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In 2021, Istanbul moved from second to first spot as the most congested city in the world. Due to the pandemic more people opted for private rather than public transport, increasing the number of cars on Istanbul’s roads dramatically. As a result driving is an infuriating and sometimes nightmarish experience for many locals.
Even though the Turkish government has invested hugely in new infrastructure over the last decade, there are more car owners, despite the increase in costs of both buying and running a car, and therein lies the problem. To say Turkish drivers tend to be haphazard on the road is an understatement so road safety concerns are a constant reminder to be aware while driving. They even have a name for this menace, calling it ‘Trafik Canavari’, or ‘Traffic Monster’.
Turkish drivers are generally chaotic, impatient and unpredictable. I was once almost hit by a car reversing 100 meters the wrong way up a street at speed. When I remonstrated with the driver he said I was at for fault for not looking before I started to cross. Of course I did, but the other way! Now, don’t get me wrong, not all drivers in Turkey are heedless of the mayhem they cause, but it is worth noting some of their more dubious habits.
Drivers don’t like indicators, traffic lights, paying attention to pedestrians, signals or road rules. They like to honk their horns, continuously, often for no obvious reason, and to randomly drive in reverse, even on highways, so look out! They also often stop unexpectedly in the middle of the road when they’re lost, unsure, or on the phone.
Add to this scooters navigated by distracted riders coming out of nowhere, at anytime.
The answer to this question is “Not particularly – but it is doable”. While the roads themselves have definitely improved, in 2020 there were more than 983,808 road accidents, with 4,866 people were killed and 226,266 injured.
For those uninitiated in driving in Turkey, here’s what you need to know.
Generally, when you’re in big cities and towns such as Istanbul, Ankara, Antalya and so on, it’s better to stick to public transport. Turkey’s public transportation systems are top notch, very affordable and extremely efficient. Wherever you want to go there will be a bus, ferry, train, tram, dolmuş (shared minibus) or taxi to take you.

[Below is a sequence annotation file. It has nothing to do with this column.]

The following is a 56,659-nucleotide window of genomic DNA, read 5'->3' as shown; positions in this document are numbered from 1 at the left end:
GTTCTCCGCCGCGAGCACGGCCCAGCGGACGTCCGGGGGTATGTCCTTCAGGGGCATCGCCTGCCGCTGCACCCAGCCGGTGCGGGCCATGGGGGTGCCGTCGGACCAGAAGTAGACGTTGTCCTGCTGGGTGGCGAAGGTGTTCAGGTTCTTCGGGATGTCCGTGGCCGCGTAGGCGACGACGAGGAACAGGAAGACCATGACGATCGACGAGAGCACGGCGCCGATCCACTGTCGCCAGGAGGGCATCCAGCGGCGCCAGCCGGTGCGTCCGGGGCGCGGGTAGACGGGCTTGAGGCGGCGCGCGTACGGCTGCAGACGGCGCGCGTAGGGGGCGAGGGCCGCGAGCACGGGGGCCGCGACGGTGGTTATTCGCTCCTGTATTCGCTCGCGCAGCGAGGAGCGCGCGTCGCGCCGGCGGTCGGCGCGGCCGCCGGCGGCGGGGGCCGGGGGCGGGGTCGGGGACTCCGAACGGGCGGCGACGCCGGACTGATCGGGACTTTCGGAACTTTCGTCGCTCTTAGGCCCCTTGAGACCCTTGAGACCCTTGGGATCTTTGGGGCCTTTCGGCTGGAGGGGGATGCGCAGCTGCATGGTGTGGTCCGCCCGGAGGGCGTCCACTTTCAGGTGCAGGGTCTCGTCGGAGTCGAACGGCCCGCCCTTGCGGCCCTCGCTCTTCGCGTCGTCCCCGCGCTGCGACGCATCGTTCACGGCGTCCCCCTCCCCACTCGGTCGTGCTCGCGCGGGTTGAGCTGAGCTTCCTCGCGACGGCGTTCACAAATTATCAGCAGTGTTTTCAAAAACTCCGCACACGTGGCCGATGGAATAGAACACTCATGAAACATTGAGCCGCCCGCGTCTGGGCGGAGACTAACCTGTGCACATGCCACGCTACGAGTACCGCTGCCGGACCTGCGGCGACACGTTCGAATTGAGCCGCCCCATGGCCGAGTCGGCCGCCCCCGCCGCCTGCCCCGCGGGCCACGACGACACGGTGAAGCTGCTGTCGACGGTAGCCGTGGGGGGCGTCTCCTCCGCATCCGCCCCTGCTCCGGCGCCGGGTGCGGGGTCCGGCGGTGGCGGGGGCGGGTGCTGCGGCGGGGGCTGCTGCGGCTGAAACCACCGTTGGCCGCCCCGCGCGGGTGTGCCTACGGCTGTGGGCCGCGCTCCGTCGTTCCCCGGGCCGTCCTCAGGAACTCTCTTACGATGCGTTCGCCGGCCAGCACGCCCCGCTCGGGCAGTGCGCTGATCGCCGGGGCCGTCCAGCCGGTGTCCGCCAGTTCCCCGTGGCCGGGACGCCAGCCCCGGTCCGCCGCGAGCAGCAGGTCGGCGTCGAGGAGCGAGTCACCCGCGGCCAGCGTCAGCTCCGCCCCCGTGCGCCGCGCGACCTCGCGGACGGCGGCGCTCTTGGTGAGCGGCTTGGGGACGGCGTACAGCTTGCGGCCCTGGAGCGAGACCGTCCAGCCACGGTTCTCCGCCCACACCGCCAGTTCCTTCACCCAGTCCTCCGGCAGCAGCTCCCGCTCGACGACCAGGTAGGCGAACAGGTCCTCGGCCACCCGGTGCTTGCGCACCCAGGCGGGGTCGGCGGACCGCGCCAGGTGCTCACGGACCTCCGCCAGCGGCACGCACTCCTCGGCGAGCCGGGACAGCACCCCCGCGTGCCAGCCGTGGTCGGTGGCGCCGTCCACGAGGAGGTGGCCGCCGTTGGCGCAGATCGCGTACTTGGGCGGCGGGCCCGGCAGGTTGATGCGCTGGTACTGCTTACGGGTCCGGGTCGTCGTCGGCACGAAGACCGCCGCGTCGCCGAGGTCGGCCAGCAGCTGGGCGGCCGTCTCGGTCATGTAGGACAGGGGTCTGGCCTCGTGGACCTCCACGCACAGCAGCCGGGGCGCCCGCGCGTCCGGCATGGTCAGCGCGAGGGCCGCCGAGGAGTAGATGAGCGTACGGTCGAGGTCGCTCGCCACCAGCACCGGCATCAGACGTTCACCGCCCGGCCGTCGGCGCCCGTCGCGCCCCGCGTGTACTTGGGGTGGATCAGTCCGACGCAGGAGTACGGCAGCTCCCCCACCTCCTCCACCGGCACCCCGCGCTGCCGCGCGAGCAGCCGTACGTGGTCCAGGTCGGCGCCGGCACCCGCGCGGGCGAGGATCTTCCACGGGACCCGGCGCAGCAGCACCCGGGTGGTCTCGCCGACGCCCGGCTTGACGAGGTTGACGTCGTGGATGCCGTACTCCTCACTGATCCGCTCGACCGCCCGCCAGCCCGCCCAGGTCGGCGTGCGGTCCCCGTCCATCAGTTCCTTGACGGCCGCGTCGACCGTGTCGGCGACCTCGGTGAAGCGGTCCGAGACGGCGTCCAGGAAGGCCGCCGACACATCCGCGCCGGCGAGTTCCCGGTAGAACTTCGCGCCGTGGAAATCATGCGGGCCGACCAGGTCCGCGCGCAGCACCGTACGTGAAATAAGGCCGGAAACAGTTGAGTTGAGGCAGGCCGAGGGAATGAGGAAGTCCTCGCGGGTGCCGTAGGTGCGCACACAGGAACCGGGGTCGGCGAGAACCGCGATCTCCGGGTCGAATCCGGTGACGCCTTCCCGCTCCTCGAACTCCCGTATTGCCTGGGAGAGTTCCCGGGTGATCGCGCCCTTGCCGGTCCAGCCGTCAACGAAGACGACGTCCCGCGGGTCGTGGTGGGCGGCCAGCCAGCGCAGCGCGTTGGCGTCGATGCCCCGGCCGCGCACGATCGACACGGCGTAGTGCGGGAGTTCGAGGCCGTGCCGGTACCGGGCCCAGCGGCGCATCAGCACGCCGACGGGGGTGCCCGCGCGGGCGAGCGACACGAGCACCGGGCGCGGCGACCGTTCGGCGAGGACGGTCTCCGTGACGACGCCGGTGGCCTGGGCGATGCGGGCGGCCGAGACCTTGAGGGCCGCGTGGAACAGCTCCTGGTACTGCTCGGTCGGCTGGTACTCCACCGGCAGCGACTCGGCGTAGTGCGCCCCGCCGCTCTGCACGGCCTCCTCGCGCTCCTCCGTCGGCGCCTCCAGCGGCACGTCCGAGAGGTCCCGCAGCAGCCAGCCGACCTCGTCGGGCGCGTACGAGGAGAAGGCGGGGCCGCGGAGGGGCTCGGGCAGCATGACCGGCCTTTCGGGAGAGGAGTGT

Long-distance buses are clean and well-priced, however ,if you plan to head out to regional areas using your own itinerary, you’ll want to consider a hire car. Do note that despite the physical improvements, Turkey’s highways can still be quite dangerous. A lot of motorists have a ‘demolition derby’ attitude. They scream around blind corners, overtake in dangerous situations, and generally drive in a fashion that would turn the knuckles white of even the toughest professional driver. Even the more sedate of drivers rarely signal, often cut out in front of you and meander from lane to lane.
Driving after dark is not recommended. There can be very little street lighting and sometimes no guard rails on mountain roads. Turkish drivers don’t always turn their lights on at night either and truck drivers have a habit of rolling large rocks onto the road when they break down, as a warning to motorists following behind. Quite often they’ll leave the rocks there. In the middle of the road.
Most hire companies will rent you a car if you’ve held a license in another country for at least a year. Some require drivers to have an international license as a condition of their insurance contract. Check with the hire care provider. If you have an accident, your chances of having a claim for medical expenses paid are good, as long as you haven't broken any laws (like drink driving, or not obeying the local road rules). Cover is not provided for personal liability while you're driving/riding a vehicle.
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On a trip to Turkey, solo traveler Heather Kenny had to stop before setting off and ask herself, “will I be safe?”
Terrorism is a real threat in Turkey, but should that stop you from visiting? Here's what you need to know.
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